US Official: Bishkek Can Do More For Reconciliation

Robert Blake, US State Department assistant secretary of state for South and Central Asian Affairs. (Photo: US State Department)

Kyrgyzstan's government has failed to win the confidence of its Uzbek minority after ethnic violence in the southern part of the country forced hundreds of thousands of Uzbeks to flee earlier this summer, a top US State Department official has said.

The official, Assistant Secretary of State for South and Central Asian Affairs Robert Blake, declined to criticize directly Kyrgyzstan's new government. But, describing a recent trip to Bishkek and Osh, he drew attention to episodes that have caused unease among ethnic Uzbeks.

“Fear and tension remain, especially among ethnic Uzbeks in the south. In Uzbekistan’s displaced persons camps, although there were no reports of force to promote returns, reports of psychological pressure, monetary incentives, threats of loss of citizenship, coercion and/or encouragement to participate in the June 27 referendum, and concerns for family members who remained in Kyrgyzstan may have factored into the rapid repatriation of those who were displaced,” Blake told a July 27 hearing of the US Helsinki Commission.

“Reports that the Kyrgyz government intends to expropriate property in destroyed Uzbek neighborhoods, as part of an urban renewal effort, replacing traditional houses organized into ethnic neighborhoods with modern apartments for ethnically mixed communities, are feeding fears of disenfranchisement and possible renewed violence,” Blake said. “I also heard complaints that the mayor of Osh does not act in a balanced manner and that he is pursuing a nationalist agenda. I shared these concerns with government officials and urged that they be addressed on an urgent basis,” he added.

Another witness at the hearing, Martha Brill Olcott, a senior associate with the Russia and Eurasia Program at the Carnegie Endowment for International Peace, more explicitly blamed Bishkek for encouraging anti-Uzbek sentiment. “In the aftermath of the ethnic violence, local groups and the local governments in southern Kyrgyzstan have chosen to make Uzbeks the scapegoats for a lot of this violence,” she said. “The leadership has de facto . . .  consented to this . . . finding blame among the Uzbeks through their silence on these questions.” Arslan Anarbaev, the head of the Kyrgyz mission in Washington, also testified, but did not mention ethnic violence at all.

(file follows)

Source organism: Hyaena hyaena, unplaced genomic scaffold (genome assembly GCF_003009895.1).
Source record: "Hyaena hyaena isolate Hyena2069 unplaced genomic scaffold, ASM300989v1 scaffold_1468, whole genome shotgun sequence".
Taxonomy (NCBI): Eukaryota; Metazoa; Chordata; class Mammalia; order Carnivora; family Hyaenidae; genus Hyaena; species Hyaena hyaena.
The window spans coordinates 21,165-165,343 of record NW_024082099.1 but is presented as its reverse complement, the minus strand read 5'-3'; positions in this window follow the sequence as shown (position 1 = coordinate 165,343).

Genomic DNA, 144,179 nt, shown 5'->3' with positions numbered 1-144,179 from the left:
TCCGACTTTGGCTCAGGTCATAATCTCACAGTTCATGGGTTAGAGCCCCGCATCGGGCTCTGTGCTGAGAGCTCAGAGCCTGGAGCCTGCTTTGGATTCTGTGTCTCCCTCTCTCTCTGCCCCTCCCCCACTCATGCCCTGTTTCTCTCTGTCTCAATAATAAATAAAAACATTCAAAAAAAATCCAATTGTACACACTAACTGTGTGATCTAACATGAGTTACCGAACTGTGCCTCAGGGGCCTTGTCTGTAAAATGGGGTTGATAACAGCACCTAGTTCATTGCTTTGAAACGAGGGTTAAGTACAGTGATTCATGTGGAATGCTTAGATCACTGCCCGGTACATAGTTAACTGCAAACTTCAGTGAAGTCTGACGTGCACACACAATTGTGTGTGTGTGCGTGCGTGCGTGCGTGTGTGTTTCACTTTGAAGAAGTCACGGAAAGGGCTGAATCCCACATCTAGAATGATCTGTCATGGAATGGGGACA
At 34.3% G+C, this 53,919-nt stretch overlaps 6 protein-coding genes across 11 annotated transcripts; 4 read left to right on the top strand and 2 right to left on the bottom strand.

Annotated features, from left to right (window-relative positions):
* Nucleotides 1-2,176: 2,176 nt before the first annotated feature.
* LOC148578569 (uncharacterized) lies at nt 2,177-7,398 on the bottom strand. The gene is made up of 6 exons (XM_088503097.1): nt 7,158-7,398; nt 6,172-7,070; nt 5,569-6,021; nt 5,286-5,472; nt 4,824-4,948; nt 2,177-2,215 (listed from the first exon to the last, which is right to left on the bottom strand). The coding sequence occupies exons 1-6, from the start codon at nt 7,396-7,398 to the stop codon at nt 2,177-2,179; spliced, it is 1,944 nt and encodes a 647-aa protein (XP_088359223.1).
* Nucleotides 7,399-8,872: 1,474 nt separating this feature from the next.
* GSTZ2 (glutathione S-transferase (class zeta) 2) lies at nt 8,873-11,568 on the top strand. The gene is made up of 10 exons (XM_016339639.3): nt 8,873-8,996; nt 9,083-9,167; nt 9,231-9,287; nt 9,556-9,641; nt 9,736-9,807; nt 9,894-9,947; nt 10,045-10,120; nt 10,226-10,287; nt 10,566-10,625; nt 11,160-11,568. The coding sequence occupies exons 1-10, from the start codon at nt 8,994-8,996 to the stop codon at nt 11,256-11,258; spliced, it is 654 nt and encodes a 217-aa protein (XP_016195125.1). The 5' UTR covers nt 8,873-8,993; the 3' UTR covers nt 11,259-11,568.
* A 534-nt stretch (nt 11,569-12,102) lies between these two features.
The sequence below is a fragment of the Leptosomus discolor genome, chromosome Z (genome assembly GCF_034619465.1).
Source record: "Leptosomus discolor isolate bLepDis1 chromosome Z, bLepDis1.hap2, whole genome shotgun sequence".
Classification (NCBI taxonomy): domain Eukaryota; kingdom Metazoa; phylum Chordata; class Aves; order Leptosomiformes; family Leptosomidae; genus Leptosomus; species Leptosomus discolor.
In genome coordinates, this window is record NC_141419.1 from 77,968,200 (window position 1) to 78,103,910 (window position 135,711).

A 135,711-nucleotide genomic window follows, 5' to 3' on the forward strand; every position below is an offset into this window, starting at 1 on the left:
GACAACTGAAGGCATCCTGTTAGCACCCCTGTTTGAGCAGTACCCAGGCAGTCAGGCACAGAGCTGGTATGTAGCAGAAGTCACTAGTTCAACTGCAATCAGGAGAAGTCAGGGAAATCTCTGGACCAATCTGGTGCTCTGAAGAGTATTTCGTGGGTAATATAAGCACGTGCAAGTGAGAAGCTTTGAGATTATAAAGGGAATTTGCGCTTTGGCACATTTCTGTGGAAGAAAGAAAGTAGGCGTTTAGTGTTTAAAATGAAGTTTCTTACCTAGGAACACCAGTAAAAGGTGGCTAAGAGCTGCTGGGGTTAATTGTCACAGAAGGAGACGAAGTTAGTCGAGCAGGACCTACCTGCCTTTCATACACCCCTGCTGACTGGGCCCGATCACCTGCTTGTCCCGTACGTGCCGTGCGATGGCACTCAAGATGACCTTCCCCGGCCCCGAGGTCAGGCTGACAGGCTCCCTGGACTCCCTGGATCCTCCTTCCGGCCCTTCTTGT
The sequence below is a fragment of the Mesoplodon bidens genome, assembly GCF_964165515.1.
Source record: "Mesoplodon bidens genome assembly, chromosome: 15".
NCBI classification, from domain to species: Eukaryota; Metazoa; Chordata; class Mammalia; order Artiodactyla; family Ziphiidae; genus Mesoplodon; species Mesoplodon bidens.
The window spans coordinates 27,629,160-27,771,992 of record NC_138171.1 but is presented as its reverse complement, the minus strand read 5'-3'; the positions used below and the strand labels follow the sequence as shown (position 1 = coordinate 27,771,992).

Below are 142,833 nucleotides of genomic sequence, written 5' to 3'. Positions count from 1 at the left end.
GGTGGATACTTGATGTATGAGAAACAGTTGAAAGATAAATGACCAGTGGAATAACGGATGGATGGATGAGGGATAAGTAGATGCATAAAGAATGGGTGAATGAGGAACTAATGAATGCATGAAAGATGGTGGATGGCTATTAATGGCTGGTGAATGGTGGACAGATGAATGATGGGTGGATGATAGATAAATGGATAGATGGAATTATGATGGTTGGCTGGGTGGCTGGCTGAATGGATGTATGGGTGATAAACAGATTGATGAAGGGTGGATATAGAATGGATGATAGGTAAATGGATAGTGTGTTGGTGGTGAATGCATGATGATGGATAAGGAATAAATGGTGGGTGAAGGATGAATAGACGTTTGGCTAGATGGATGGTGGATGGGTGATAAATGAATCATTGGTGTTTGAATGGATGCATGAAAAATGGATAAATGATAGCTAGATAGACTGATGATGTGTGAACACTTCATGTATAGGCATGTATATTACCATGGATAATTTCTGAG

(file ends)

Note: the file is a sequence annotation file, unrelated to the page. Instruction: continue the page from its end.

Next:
The US is providing $48 million in additional aid to Kyrgyzstan to help it recover from the violence, Blake said. While most of that is targeted to humanitarian needs, about $5 million is “for democracy” and helping prepare Kyrgyzstan for upcoming parliamentary elections in October. The US aid will include “Central Election Committee capacity building, local election officials’ training, civil society support for elections outreach, journalist training, media monitoring and coverage, voter list review, public information campaigns, elections observation by domestic and international observers, parallel vote tabulation, dispute resolution training and assistance, and voter education,” Blake said.

The Organization for Security and Cooperation in Europe’s promised international police monitoring mission is intended to help residents of southern Kyrgyzstan gain confidence ahead of the elections. “That [police mission] will help a lot to encourage a more accountable police force, particularly in the south where it's going to be needed, and that will help voter turnout there,” Blake said.

But more important than capacity building will be a strong political will to keep Kyrgyzstan’s government accountable for holding a fair election, Olcott said. “To me, it's not a matter of training, as Secretary Blake said. It's also a matter of holding the government responsible for holding transparent elections, and to think about using conditionality on further assistance if the government doesn't meet the standards that [the OSCE] holds before them.”

The issue of the air base that the US maintains in Kyrgyzstan, the Manas Transit Center, was barely raised at the hearing. Blake was not asked about the air base, and his opening remarks only briefly mentioned it. “Maintaining the Manas Transit Center is an important national security priority for the United States, but that Center can only be maintained if Kyrgyzstan itself is a stable and reliable partner and we ourselves are totally transparent in the functioning of the Center,” he said.

On the same day as the testimony in Washington, international donors, including representatives from 15 international organizations and 26 countries, met in Bishkek and agreed to offer $1.1 billion in aid to prop up Kyrgyzstan’s economy. Kyrgyzstan faces a budget deficit of $619 million in 2010, and a drop of 5 percent in the country’s Gross Domestic Product growth rate. With these kinds of obstacles before them, Kyrgyzstan’s politicians are likely to keep up pressure on the US to provide an increasing assistance stream, especially as they believe that a US military presence in the country creates special responsibilities on Washington’s part.

Joshua Kucera is a Washington, DC,-based freelance writer who specializes in security issues in Central Asia, the Caucasus and the Middle East.

US Official: Bishkek Can Do More For Reconciliation

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